Home>Governmental Affairs>Texas Legislative Wrap-Up: Major Wins for Texas Homeowners
Governmental Affairs Issues

Texas Legislative Wrap-Up: Major Wins for Texas Homeowners

The 82ndRegular Session and Special Session of the Texas Legislature have wrapped up, and Texas homeowners scored several major political victories.  June 19, 2011 was the deadline for Gov. Rick Perry to veto any legislation passed during the Regular Session.  The deadline passed and Gov. Perry chose not to veto any of TAR’s priority legislation passed during the session.  Therefore, many pro-consumer laws have gone into effect, including:

  • Strengthening private property rights through Eminent Domain reform;
  • Elimination of certain Private Transfer Fees on real estate;
  • Reform of the Texas Windstorm Insurance Association (TWIA)

More on the Legislation

Eminent Domain Reform – The new law signed by Gov. Perry requires: 1) local and state government entities interested in acquiring private property to first make an offer, in writing and based on an appraisal, to the landowner to purchase the property through a voluntary sale for a fair price, 2) condemnation petitions to specifically state the public use for which the land is needed, 3) a governmental or private entity may not take private property through the use of eminent domain if the taking is not for public use, 4) a government entity that takes land to first have a record vote stating the land to be taken and the project for which it is being taken, and 5) entities to provide all appraisals of the property they have during negotiations.

Also in the law, landowners may repurchase their land if in 10 years it is not used for the public use for which it was condemned.

Ban of Certain Private Transfer Fees – A new law prohibits private transfer fees on certain real estate transactions and requires disclosure for properties subject to existing transfer fees.  Developers often include the fees, typically 1 percent of the purchase price, as a deed restriction or covenant for new homes that many times are not discovered until the deal closes.  Homeowners then do not have a choice other than to pay the fee.  The developer continues to collect on every sale within the subdivision for a certain amount of time, usually 99 years, while adding no real value.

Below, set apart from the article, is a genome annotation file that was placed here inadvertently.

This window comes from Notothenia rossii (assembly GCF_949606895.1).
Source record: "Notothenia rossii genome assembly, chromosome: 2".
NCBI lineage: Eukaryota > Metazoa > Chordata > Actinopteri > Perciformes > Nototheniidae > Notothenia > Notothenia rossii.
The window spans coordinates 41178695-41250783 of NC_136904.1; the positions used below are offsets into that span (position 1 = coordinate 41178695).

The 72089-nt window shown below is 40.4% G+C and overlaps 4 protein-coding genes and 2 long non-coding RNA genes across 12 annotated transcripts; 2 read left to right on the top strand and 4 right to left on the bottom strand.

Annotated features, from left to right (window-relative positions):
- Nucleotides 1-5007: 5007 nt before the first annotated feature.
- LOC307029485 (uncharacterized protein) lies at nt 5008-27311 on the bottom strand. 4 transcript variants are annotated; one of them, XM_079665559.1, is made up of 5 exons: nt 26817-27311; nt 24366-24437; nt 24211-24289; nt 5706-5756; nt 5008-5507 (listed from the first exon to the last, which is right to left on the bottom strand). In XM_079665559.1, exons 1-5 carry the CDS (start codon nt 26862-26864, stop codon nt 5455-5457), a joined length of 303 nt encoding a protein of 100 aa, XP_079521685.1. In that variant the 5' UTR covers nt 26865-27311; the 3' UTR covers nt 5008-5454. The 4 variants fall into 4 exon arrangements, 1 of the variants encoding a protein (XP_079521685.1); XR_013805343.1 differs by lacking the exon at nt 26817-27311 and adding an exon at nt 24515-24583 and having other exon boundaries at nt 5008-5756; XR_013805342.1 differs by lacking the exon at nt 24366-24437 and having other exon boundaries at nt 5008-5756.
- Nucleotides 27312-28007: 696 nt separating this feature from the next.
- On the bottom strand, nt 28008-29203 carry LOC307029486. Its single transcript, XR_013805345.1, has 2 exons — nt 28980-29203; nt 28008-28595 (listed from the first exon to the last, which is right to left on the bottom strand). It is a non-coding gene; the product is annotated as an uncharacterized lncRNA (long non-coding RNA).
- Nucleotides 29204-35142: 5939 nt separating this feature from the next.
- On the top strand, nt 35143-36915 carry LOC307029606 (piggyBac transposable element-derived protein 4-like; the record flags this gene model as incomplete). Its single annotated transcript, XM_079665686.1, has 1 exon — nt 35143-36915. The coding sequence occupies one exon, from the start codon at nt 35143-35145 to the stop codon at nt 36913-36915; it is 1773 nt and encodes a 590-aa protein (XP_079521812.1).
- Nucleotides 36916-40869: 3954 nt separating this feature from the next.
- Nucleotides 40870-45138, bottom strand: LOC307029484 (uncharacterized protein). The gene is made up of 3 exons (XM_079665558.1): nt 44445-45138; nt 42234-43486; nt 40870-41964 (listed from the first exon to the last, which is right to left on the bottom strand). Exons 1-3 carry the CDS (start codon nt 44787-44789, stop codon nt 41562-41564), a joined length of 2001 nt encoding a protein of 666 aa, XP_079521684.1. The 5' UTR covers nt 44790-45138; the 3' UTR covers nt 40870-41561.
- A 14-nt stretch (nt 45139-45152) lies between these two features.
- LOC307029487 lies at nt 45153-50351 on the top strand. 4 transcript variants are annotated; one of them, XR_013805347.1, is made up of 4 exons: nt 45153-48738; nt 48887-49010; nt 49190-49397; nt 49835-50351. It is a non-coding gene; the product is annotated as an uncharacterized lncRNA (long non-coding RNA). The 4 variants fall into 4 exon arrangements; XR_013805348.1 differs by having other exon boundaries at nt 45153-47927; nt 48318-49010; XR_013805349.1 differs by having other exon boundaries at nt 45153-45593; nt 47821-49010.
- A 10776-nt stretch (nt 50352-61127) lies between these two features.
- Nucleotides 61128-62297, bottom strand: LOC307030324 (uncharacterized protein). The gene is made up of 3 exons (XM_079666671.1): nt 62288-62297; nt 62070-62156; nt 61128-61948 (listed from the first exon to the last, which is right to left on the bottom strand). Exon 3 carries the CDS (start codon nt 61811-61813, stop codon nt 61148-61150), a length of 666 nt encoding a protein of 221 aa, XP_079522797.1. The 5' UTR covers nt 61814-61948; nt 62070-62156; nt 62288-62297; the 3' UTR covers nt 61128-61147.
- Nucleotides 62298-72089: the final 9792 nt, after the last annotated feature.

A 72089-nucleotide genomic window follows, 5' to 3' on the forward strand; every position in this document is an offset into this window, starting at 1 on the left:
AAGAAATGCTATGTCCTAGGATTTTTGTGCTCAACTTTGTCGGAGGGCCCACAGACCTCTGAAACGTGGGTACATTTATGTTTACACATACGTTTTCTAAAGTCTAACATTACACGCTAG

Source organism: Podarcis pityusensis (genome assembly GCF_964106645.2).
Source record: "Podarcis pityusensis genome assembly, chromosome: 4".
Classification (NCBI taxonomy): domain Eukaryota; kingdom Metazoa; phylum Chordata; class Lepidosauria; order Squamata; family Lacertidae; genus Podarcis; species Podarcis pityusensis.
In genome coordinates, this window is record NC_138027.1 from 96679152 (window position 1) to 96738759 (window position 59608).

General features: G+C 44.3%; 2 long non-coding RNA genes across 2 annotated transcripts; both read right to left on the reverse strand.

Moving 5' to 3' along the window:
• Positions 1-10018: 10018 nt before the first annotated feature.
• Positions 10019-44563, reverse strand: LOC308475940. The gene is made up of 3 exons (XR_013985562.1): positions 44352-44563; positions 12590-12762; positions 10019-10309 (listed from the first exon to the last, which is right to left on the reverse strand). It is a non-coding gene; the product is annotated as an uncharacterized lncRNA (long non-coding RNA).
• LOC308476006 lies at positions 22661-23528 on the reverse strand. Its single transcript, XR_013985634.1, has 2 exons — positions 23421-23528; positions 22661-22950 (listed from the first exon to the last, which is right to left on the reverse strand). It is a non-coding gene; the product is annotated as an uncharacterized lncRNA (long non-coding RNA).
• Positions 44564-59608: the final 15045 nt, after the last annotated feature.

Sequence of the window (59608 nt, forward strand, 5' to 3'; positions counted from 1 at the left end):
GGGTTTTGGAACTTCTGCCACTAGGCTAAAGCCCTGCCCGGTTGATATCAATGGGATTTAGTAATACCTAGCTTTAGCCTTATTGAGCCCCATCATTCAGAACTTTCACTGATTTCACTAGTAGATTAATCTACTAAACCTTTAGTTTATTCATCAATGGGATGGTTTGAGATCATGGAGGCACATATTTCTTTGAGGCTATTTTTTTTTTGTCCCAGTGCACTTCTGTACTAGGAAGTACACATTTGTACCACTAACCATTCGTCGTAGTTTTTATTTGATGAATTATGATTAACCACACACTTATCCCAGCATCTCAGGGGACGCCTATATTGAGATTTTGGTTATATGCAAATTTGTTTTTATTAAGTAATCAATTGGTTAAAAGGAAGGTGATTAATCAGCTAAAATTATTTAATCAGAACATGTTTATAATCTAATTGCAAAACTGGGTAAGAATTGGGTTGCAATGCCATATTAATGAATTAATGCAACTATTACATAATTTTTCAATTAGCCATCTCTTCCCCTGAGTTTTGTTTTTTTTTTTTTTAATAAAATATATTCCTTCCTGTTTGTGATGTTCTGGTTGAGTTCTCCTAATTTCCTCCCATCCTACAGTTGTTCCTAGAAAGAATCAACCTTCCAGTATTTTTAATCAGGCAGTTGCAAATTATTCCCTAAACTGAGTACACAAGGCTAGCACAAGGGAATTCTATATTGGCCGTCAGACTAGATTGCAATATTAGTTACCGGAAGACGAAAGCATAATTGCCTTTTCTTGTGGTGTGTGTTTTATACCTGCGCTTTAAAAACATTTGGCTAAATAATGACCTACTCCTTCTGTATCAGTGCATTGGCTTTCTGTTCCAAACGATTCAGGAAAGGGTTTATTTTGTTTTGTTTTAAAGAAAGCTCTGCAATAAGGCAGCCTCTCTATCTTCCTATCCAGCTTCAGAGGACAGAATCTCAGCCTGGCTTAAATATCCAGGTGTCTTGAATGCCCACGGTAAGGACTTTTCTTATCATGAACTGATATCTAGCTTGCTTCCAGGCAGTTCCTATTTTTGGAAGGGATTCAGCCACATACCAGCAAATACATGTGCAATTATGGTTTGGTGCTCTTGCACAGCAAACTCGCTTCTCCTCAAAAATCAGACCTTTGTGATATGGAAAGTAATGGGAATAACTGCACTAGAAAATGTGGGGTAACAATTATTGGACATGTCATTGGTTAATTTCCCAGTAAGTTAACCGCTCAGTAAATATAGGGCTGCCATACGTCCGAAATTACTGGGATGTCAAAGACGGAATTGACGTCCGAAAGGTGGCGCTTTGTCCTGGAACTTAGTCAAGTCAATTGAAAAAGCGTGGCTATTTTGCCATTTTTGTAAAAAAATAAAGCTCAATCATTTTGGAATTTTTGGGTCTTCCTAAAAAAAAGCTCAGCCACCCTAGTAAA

TWIA Reform – Under legislation passed during the Special Session, TWIA policyholders would be required to file a claim no later than one year after the damage occurred and the agency may offer premium discounts for policyholders who agree to binding arbitration for handling claims disputes.

The bill seeks to limit the circumstances when policyholders can sue the financially strapped agency, for instance if TWIA “intentionally” or improperly mishandles a claim.

The bill also establishes a code of conduct and performance standards for TWIA employees, calls for TWIA to broadcast its board meetings on the Internet and keep an archive of those meetings, and subjects the agency to state open meetings and open records laws.

The legislative accomplishments were due in large part to the success of the 2011 REALTOR® Lobby Day.   In April, thousands of Texas REALTORS® converged at the state Capitol and delivered a clear message to state legislators: protect private property rights and preserve our economy.  A big “Thank You” goes out to all who participated in the 2011 Lobby Day, and all are encouraged to join in the effort at the next regular session of the legislature, which will occur in 2013.

Leave a Reply

Your email address will not be published. Required fields are marked *